“I left without a trophy” after a tie with Lia Thomas

Riley Gaines: ‘I left without a trophy’ after tie with Lia Thomas

In the 200 freestyle final at the NCAA women’s championships last week, Kentucky seniors Riley Gaines tied for fifth with Penn’s Lia Thomas, the transgender swimmer who was the center of attention at the competition because she was allowed to compete against cisgender women under NCAA rules. Thomas was the NCAA champion in the 500 freestyle, and she was also favored to win the 200 freestyle, but she finished nearly a second and a half off her best time and more than two seconds off the race winner. . Taylor Ruck.

After that race, Thomas and Gaines shared the fifth-place podium, but Gaines said Thomas received the only fifth-place trophy for the event. Gaines said The daily thread that an NCAA representative told him, “Hey, I just want to let you know, we only have a fifth-place trophy, so yours will be coming in the mail. We went ahead and gave the fifth place trophy to Lia, but you can pose on the podium with the sixth place trophy.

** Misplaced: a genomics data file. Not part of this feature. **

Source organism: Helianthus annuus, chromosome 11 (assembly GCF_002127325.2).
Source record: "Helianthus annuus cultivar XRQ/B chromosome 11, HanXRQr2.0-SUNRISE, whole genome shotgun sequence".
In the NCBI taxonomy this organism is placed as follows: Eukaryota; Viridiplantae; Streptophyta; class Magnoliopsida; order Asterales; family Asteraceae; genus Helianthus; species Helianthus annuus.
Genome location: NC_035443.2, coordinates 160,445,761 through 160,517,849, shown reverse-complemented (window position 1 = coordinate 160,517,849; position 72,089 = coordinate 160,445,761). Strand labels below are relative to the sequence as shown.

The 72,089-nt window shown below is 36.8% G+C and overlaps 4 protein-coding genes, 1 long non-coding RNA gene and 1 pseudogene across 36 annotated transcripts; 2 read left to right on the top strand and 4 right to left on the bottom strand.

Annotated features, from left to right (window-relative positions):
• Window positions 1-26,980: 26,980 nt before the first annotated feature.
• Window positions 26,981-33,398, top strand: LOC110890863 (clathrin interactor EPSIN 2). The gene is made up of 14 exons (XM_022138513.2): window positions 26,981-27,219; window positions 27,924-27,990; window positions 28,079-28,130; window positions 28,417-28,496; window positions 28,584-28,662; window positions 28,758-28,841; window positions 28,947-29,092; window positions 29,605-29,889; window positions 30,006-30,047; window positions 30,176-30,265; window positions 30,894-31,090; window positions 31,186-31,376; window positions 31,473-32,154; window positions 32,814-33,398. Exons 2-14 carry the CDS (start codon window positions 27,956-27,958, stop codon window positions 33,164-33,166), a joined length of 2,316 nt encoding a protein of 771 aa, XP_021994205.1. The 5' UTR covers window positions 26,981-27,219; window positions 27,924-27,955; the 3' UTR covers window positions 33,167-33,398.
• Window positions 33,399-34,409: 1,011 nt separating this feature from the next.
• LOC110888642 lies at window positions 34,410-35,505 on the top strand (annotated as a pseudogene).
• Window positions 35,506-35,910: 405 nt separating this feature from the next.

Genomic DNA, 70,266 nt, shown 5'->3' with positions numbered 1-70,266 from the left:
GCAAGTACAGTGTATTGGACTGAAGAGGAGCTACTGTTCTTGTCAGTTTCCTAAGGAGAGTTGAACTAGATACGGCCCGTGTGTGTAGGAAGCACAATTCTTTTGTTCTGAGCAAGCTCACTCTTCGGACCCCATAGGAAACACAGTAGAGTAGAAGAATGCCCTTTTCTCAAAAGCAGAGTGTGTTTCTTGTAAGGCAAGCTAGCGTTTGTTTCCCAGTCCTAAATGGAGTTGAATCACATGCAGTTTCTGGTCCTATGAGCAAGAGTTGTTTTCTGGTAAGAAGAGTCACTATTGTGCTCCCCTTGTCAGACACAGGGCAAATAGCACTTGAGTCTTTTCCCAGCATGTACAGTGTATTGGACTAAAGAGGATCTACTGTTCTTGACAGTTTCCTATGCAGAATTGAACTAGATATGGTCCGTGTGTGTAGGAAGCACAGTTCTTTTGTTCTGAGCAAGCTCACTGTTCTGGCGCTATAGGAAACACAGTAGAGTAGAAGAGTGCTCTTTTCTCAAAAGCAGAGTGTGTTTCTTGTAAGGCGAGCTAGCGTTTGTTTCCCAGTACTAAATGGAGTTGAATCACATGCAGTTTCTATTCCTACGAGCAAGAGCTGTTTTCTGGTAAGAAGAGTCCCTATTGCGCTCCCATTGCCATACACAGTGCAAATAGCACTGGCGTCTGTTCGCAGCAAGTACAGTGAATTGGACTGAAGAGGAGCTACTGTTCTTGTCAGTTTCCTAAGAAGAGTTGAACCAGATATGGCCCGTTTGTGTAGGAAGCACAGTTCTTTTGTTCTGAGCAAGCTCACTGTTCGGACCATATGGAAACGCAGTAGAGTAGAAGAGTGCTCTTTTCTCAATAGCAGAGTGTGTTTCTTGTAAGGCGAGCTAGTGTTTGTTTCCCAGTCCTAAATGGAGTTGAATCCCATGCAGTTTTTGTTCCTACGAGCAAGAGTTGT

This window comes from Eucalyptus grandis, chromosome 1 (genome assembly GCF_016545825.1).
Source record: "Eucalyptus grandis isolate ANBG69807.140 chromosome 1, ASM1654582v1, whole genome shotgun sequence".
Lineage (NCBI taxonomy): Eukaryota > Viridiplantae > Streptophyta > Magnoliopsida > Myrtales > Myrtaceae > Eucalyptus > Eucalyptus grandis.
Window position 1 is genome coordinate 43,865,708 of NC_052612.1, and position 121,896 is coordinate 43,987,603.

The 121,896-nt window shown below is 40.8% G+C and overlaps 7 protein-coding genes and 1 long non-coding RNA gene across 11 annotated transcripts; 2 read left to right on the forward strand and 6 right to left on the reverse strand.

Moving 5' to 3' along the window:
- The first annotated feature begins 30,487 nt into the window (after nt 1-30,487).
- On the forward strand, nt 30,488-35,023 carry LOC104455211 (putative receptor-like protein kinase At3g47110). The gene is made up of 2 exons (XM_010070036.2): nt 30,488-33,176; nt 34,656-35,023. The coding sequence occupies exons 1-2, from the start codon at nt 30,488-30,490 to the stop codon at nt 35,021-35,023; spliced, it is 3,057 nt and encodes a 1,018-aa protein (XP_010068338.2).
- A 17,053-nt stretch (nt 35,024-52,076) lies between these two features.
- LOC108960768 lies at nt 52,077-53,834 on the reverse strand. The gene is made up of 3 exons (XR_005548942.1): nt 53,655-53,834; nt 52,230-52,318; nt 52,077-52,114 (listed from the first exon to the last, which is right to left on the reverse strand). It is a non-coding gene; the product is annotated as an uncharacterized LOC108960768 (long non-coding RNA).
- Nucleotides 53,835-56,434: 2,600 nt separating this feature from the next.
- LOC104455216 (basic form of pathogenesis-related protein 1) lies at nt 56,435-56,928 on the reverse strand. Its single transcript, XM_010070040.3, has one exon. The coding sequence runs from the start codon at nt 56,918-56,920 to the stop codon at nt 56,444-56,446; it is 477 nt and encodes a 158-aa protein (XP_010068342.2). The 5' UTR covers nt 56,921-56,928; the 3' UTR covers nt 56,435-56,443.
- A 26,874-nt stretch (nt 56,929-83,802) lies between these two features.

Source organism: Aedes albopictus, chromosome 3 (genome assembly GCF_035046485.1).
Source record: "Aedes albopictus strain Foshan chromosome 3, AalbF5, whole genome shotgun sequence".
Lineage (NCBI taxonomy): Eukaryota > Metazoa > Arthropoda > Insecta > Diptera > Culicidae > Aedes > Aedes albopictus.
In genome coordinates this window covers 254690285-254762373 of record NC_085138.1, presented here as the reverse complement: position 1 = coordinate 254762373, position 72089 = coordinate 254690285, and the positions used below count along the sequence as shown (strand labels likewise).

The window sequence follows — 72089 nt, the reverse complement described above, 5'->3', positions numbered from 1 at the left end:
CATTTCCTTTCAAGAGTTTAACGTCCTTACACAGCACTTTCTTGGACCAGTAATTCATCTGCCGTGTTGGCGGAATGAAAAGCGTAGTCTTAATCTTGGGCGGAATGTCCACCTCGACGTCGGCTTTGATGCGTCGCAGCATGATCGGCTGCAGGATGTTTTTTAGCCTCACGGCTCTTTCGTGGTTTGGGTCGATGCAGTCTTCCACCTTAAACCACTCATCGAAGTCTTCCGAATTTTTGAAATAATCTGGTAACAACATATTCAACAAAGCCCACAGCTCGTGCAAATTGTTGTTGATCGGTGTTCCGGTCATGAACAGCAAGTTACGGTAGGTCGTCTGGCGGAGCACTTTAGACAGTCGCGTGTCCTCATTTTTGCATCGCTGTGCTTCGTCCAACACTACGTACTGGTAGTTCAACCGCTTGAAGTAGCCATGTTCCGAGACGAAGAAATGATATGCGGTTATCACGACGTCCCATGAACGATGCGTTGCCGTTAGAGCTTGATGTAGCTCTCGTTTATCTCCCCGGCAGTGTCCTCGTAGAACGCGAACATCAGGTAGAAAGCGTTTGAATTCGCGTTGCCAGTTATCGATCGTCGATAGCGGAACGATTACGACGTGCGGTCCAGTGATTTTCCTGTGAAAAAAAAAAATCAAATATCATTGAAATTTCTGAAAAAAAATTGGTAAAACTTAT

Gaines said she argued with the official over why Thomas would get the trophy instead. Even though the two swimmers are tied, Thomas is listed ahead of Gaines on the official results page, indicating that Thomas touched ahead of Gaines by less than a hundredth (a margin too small to be absolutely certain).

“It was a little discouraging,” Gaines said, according to The daily thread. “It really was. I left the pool without a trophy. It didn’t matter, but that was the goal I had set myself all year.

Gaines added that she was upset that it seemed like the NCAA was prioritizing the transgender athlete over others. “It’s almost like they’re trying to support (transgender athletes) more than… 90-95% of the rest of the swimmers who are a bit disappointed and affected by the rules in place for Lia to swim,” he said. she declared. .

Although she was upset about the situation, Gaines made it clear that she was not personally upset with Thomas. “I fully support her and I fully support her transition and her swimming career and all that kind of stuff because there’s no doubt she’s working hard too, but she’s just playing by the rules that the NCAA has put in place. , and that’s the problem,” Gaines said.

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